The art of walking the way of Woodwind

Director Fin Manjoo goes into minute detail on the making of the most subtle movements that are usually taken for granted in films, underlining the path of Bonifaz in Woodwind.

One of the roles of art is to open audience perception, and after experiencing a powerful art installation, music or film, one can still feel the resonance of its effects long after you were immersed into this new rhythm.

The power of nature is one of the important subjects in Woodwind for the audience to feel, to examine the fine details of the woods, to hear the sound of the winds breathing through. In almost all films I find shots of nature pass by after two seconds, as if it wasn’t even there, used as a secondary set decoration on the way to whatever artificial backdrop is going to overtake it. When looking back at the Woodwind edit, we wonder how it is sometimes testing for a viewer to experience nature for even eight seconds. Is that too long and why? What is so discomforting about letting go to the forces of nature before feeling pulled back to press those machine buttons calling for you from the distance?

Hollywood films have played a large role in subconscious detuning. When we mostly remember our favourite films, we don’t remember the few seconds here or there when our hero walked, because our minds are subconsciously phasing the walk out, we remember the acts before and after, such that those walks inbetween are almost like rest periods where our minds are temporarily falling deeper into the dream of the film, transporting us only to the ACTION. If the walk is even a few seconds longer, we run the risk of the audience really falling off to sleep in that dream, not because a few more seconds of walking is tiring but because we’ve been tuned out of it by the mainstream.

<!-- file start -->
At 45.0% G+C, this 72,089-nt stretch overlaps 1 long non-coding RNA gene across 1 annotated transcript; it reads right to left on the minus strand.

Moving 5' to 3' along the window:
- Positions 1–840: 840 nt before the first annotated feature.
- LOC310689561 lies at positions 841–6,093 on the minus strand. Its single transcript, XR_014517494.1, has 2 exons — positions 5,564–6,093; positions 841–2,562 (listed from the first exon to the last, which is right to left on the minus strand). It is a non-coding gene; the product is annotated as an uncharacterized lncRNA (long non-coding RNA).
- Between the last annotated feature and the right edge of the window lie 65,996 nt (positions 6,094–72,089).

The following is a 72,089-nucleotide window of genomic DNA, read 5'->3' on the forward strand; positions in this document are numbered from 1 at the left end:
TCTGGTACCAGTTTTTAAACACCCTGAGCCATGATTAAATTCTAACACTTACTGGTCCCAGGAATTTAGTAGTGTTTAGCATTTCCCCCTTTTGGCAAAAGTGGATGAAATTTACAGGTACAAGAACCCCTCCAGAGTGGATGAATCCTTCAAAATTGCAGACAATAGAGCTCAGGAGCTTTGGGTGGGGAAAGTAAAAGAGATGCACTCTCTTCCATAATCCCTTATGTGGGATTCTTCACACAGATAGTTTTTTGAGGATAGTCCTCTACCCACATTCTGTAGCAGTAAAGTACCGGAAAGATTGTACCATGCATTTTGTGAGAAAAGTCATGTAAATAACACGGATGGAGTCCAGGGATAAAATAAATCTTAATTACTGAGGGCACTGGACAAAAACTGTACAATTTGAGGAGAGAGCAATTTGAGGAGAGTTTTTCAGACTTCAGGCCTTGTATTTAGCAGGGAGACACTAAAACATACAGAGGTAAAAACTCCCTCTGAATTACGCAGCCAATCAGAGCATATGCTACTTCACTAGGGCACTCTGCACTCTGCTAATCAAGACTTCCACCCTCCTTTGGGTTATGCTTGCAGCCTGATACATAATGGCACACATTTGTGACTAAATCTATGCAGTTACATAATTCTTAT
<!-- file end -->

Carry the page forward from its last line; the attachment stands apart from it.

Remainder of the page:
There’s been a few films which break this norm of sleep pattern to awake the viewer. Hungarian film director Bela Tarr is the one that mostly comes to mind for characters on long walks. In the United States, Gus Van Sant’s death trilogy (Gerry, Elephant and Last Days), annoyed many impatient audiences from the reviews I read. On the other hand many viewers do get it, that for example in Elephant, the filmmaker is mapping out the geography of the school, just as the killers did, before the pieces of horror come together.

In Woodwind the art of the walk is essential. I’m not interested in Tarr or Van Sant’s character walks here. Whatever I’m using in Woodwind is natural to my own story and objectives. Bonifaz has his own path to walk. We never follow him just for the sake of it. He is never walking aimlessly. All the paths in Woodwind are connected for a specific reason, which is how it should be in a film about a character’s inner and outer journey. The only way to recognize this is to pay attention to not just the walk, but every detail of where he is walking, because in cinema every split second of frame on screen is there for a reason. In Woodwind the natural landscapes, woods and paths around Bonifaz are so beautiful, and so are the sounds and music of nature, but they’re not presented just to admire how pretty nature is.

Actor Leandro Taub, who plays Bonifaz, took this to another level with his superb attention for detail in his methodology. Leandro would speak to me precisely about the weight of his leg in the movement and which foot to move first, discussing books that he read where a single motion made a specific psychological difference fitted into the mind of Bonifaz. Well, Bonifaz is walking the earth in Woodwind, and for every walk, Leandro’s style is subtly different. Looking back I find his execution of these so-called minor details to be the art of a true actor.

Even in the trailer which you can see now, there’s one moment where you see Bonifaz walking across a field. I wouldn’t want to decode the meaning for you, but this walk is as always very different from the others and I find it interesting to compare them, based on not just the movement of his legs, but also the weight of his upper body and the way he moves his head during each walk for reasons I can’t reveal before you watch the context. Of course, this is not the prime action in each of these scenes, but when one is tuned to every detail of the actor and the nature around him, it is possible to be awake to the multiple levels of the scene.

Above all, we are not just waiting to find out what Bonifaz will discover at the end of his path, for the path is the journey… meaning is discovered on the way.

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